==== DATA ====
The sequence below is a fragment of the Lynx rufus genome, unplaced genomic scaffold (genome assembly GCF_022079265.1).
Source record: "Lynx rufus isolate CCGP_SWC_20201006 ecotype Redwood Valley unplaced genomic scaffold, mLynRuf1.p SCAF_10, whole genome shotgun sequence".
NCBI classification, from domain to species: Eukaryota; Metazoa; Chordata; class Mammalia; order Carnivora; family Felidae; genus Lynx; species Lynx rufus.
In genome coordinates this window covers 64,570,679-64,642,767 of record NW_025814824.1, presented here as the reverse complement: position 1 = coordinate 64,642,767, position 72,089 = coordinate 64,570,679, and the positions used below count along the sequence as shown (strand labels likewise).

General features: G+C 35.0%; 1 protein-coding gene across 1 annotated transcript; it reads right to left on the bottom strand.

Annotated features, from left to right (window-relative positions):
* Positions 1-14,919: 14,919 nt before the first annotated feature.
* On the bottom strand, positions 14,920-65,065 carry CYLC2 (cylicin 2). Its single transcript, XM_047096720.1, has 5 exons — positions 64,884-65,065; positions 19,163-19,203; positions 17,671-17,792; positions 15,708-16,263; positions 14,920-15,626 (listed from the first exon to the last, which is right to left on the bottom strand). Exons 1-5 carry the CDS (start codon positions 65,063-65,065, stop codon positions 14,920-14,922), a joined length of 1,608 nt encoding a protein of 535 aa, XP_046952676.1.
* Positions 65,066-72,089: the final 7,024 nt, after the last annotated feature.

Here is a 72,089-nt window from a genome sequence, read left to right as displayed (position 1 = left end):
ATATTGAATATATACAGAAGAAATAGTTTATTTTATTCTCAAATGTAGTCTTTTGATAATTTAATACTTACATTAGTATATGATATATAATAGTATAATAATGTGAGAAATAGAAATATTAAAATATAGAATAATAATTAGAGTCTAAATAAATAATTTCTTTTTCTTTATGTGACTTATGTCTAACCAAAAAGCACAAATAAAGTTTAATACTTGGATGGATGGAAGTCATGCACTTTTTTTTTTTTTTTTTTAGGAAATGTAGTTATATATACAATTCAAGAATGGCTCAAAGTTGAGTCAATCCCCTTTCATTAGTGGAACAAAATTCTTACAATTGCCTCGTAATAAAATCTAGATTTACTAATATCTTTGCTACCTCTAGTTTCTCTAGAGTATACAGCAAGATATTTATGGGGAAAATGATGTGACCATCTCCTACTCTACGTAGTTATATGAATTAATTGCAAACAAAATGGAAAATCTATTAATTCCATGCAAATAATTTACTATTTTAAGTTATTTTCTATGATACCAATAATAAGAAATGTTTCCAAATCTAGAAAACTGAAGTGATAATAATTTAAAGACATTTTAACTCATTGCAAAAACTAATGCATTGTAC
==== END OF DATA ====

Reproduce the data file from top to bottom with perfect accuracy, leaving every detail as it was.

The sequence below is a fragment of the Lynx rufus genome, unplaced genomic scaffold (genome assembly GCF_022079265.1).
Source record: "Lynx rufus isolate CCGP_SWC_20201006 ecotype Redwood Valley unplaced genomic scaffold, mLynRuf1.p SCAF_10, whole genome shotgun sequence".
NCBI classification, from domain to species: Eukaryota; Metazoa; Chordata; class Mammalia; order Carnivora; family Felidae; genus Lynx; species Lynx rufus.
In genome coordinates this window covers 64,570,679-64,642,767 of record NW_025814824.1, presented here as the reverse complement: position 1 = coordinate 64,642,767, position 72,089 = coordinate 64,570,679, and the positions used below count along the sequence as shown (strand labels likewise).

General features: G+C 35.0%; 1 protein-coding gene across 1 annotated transcript; it reads right to left on the bottom strand.

Annotated features, from left to right (window-relative positions):
* Positions 1-14,919: 14,919 nt before the first annotated feature.
* On the bottom strand, positions 14,920-65,065 carry CYLC2 (cylicin 2). Its single transcript, XM_047096720.1, has 5 exons — positions 64,884-65,065; positions 19,163-19,203; positions 17,671-17,792; positions 15,708-16,263; positions 14,920-15,626 (listed from the first exon to the last, which is right to left on the bottom strand). Exons 1-5 carry the CDS (start codon positions 65,063-65,065, stop codon positions 14,920-14,922), a joined length of 1,608 nt encoding a protein of 535 aa, XP_046952676.1.
* Positions 65,066-72,089: the final 7,024 nt, after the last annotated feature.

Here is a 72,089-nt window from a genome sequence, read left to right as displayed (position 1 = left end):
ATATTGAATATATACAGAAGAAATAGTTTATTTTATTCTCAAATGTAGTCTTTTGATAATTTAATACTTACATTAGTATATGATATATAATAGTATAATAATGTGAGAAATAGAAATATTAAAATATAGAATAATAATTAGAGTCTAAATAAATAATTTCTTTTTCTTTATGTGACTTATGTCTAACCAAAAAGCACAAATAAAGTTTAATACTTGGATGGATGGAAGTCATGCACTTTTTTTTTTTTTTTTTTAGGAAATGTAGTTATATATACAATTCAAGAATGGCTCAAAGTTGAGTCAATCCCCTTTCATTAGTGGAACAAAATTCTTACAATTGCCTCGTAATAAAATCTAGATTTACTAATATCTTTGCTACCTCTAGTTTCTCTAGAGTATACAGCAAGATATTTATGGGGAAAATGATGTGACCATCTCCTACTCTACGTAGTTATATGAATTAATTGCAAACAAAATGGAAAATCTATTAATTCCATGCAAATAATTTACTATTTTAAGTTATTTTCTATGATACCAATAATAAGAAATGTTTCCAAATCTAGAAAACTGAAGTGATAATAATTTAAAGACATTTTAACTCATTGCAAAAACTAATGCATTGTAC